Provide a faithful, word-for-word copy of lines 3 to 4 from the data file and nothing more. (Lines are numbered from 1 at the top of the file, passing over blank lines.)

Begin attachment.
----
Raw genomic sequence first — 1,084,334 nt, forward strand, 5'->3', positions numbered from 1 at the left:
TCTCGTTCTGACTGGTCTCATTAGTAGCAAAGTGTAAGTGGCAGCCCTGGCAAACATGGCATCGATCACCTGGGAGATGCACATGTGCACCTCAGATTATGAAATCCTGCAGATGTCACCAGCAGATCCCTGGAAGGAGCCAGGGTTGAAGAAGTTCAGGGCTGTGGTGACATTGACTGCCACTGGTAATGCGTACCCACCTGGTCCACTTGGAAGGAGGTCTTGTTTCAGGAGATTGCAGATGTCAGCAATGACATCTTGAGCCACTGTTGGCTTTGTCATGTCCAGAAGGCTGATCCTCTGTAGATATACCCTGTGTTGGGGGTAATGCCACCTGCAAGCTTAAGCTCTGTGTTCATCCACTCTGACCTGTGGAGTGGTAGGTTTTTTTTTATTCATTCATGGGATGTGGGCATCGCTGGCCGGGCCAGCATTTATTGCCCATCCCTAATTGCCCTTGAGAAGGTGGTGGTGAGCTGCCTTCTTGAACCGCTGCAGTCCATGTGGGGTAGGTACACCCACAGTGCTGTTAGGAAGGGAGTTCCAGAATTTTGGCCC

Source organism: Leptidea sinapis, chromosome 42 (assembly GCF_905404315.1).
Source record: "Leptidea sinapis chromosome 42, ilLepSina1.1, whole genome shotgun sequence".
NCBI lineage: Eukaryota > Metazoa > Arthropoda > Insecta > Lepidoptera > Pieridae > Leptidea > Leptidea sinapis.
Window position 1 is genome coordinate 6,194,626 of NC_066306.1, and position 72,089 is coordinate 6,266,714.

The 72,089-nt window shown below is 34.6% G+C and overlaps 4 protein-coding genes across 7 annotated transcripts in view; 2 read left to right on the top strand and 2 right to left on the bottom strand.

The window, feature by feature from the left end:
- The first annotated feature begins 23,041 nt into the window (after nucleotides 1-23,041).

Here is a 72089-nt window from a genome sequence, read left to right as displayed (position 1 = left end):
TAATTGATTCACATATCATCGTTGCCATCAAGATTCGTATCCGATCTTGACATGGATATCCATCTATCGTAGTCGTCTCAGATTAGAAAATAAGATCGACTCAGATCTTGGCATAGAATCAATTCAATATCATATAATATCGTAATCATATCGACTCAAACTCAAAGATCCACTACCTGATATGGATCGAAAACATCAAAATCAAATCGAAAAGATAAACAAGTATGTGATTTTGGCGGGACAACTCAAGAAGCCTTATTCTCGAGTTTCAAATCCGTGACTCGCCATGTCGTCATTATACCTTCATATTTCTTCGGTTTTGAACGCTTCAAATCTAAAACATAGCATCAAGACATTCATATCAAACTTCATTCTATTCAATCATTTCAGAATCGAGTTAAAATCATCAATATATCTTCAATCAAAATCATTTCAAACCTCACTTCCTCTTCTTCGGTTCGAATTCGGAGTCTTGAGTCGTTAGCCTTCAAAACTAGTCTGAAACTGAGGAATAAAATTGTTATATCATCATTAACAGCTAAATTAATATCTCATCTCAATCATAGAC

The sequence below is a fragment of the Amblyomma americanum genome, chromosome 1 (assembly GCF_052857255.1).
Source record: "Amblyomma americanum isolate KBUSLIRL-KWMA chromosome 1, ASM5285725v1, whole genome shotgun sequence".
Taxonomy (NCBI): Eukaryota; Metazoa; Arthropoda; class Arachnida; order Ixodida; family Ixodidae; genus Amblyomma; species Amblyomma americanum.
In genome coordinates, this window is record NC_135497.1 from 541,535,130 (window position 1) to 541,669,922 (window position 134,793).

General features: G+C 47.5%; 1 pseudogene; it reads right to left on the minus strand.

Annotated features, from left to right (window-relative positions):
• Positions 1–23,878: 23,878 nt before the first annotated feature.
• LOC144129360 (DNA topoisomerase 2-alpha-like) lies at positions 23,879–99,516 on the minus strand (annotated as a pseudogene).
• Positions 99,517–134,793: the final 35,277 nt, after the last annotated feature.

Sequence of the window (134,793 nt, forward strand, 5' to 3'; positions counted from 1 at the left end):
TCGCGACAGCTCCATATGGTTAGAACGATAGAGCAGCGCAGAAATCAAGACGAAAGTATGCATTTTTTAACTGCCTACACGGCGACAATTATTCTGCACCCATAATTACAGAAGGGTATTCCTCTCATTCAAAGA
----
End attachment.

Source organism: Leptidea sinapis, chromosome 42 (assembly GCF_905404315.1).
Source record: "Leptidea sinapis chromosome 42, ilLepSina1.1, whole genome shotgun sequence".